The Architect, points to the smooth, hardened stick reclined against the bluish wall.
“Sometimes, in the night, drunk auto drivers clamour outside the gates. And on some days, thieves pelt stones and bottles to scare people. That’s why, the stick.”
“I used to work as a contractor in construction. I worked for thirty-five years. The large statue at T.Nagar (a locality in the heart of Chennai) – that’s my work,” he says – with a tinge of nostalgia and pride, that come naturally with his experience.
“So why did you quit?”
At this point the tall, dark man rises from his plastic seat, and begins to pull up his crumpled, dirt streaked shirt that looks more brown than blue. He points towards two ancient bruises near his lungs, on either side.
“One day, while I was up on the scaffolding, I slipped and fell four floors. It was funny, because my children always hated it when I would be gone for hours. I wouldn’t listen. That was the last time I ever worked construction.”
The night watchman, is an ex-architect and contractor. The long shift hours and the blinding city lights have taken their toll on the sixty-seven year old veteran, as he sits hunched after another sweltering, dusty day in Chennai.
“I work from seven in the morning, to one at night. I go back home, and craft animals and birds out of cement.” He goes on to describe plastering, levelling of concrete and reinforcements. There’s a certain calmness that dominates the conversation – a confidence born out of decades of wisdom and experience, as he describes the lifetime when he was once king. His foggy eyes light up like a forgotten lighthouse on a forsaken island.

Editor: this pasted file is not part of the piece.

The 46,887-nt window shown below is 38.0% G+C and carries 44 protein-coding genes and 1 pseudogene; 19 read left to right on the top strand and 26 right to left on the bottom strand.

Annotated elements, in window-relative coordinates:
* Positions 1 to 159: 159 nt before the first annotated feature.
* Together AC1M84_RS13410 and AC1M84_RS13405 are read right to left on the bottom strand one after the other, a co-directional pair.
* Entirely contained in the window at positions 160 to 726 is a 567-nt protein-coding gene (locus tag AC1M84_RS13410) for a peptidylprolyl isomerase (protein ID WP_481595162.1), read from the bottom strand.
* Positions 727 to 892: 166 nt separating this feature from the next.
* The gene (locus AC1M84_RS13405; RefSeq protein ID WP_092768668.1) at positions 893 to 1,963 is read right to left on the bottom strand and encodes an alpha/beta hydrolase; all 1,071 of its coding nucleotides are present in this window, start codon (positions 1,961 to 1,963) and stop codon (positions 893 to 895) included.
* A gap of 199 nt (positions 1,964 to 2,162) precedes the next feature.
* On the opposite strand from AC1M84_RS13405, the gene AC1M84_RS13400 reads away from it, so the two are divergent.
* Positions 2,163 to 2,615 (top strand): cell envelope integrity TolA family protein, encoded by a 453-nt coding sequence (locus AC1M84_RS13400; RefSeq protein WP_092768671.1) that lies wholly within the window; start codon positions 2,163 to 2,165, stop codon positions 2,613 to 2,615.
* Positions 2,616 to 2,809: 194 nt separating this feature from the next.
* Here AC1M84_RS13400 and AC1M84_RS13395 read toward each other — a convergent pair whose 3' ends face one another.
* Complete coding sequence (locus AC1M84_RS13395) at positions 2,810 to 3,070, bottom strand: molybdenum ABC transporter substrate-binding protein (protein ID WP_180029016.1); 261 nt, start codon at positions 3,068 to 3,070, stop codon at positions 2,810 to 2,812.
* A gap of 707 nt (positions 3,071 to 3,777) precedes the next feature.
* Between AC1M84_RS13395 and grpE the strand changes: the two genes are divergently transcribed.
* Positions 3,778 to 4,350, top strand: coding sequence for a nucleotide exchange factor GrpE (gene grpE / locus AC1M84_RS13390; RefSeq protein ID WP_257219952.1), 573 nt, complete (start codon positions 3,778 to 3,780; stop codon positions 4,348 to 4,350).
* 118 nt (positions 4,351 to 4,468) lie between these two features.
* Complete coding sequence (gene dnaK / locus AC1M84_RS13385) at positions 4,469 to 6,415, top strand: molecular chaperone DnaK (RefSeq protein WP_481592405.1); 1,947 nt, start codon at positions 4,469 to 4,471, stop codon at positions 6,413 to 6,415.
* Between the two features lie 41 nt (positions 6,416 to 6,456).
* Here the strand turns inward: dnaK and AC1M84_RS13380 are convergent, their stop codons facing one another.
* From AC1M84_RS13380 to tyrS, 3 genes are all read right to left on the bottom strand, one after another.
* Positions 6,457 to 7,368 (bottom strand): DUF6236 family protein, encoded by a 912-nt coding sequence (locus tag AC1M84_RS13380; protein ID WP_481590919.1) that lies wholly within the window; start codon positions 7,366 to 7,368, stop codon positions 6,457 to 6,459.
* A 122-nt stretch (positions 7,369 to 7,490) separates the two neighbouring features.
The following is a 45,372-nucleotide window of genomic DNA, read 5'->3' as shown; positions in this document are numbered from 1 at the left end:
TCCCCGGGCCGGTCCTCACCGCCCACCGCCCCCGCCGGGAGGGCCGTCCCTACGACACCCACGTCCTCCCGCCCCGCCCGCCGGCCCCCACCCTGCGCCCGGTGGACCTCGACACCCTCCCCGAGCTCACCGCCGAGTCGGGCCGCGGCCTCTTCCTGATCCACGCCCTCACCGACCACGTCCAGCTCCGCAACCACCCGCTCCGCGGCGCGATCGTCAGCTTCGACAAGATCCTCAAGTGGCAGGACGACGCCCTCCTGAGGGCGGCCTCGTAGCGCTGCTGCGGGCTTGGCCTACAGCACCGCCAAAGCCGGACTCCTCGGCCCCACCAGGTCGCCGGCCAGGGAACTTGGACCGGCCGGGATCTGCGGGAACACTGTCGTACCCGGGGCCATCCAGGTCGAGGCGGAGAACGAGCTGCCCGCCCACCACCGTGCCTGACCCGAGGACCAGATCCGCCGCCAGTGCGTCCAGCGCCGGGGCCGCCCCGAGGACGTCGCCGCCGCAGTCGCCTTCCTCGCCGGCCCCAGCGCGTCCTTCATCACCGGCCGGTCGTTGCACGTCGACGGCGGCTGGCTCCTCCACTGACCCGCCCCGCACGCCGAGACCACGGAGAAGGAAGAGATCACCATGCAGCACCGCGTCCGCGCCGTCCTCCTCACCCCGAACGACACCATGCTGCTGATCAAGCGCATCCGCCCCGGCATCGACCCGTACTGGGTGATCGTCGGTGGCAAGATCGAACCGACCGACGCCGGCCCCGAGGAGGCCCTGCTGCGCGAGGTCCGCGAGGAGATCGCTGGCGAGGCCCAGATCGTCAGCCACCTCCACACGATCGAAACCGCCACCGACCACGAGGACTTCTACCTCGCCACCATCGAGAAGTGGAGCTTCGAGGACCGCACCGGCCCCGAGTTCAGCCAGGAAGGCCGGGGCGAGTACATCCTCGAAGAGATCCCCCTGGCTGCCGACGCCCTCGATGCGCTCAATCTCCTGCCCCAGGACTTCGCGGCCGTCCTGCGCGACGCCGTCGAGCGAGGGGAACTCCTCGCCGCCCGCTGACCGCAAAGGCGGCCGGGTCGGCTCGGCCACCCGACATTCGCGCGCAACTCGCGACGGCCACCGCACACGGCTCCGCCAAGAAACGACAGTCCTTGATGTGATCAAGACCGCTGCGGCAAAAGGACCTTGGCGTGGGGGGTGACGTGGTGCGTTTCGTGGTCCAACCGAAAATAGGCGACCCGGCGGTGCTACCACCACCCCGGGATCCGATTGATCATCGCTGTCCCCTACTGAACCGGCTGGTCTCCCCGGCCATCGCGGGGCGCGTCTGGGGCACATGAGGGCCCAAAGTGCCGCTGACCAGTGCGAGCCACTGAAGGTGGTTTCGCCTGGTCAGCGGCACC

Unfortunately for me, an ex-civil engineer, all of this is distant memory – buried under years of smoking, drinking and my perverted attempts at wooing my ridiculously pretty girlfriend (which somehow worked.)
“So why don’t you design anymore?”
“I am old,” he smiles. “My hands shake, when I try to design. I can’t make those intricate fillet work anymore.”
“Tell me about your home, your family.”
For the first time, the watchman breaks character and smiles coquettishly. A dreamy look overcomes his calm confidence.
“I have a wife and four sons. All of them are married. Two of my sons drive ambulances for a hospital, and one of them is in IT. One of them has just found work with a contractor. He will grow up to be like me.” His voice trails off, as he begins to recollect the fond memories of his ancestral home. “I have a large farm, in my village. After my marriage, I moved to Chennai. I have a three floor building a few miles from here.” He beams in pride. “My sons tell me not to work. But I am a workaholic. I can’t sit at home,” he adds, the unmistakeable steadiness of a hardliner – evident in his voice.
“Alright, I will see you tomorrow then,” I stand up, getting ready to leave.
“You will, Sir.” He makes a small salute, and we shake hands after.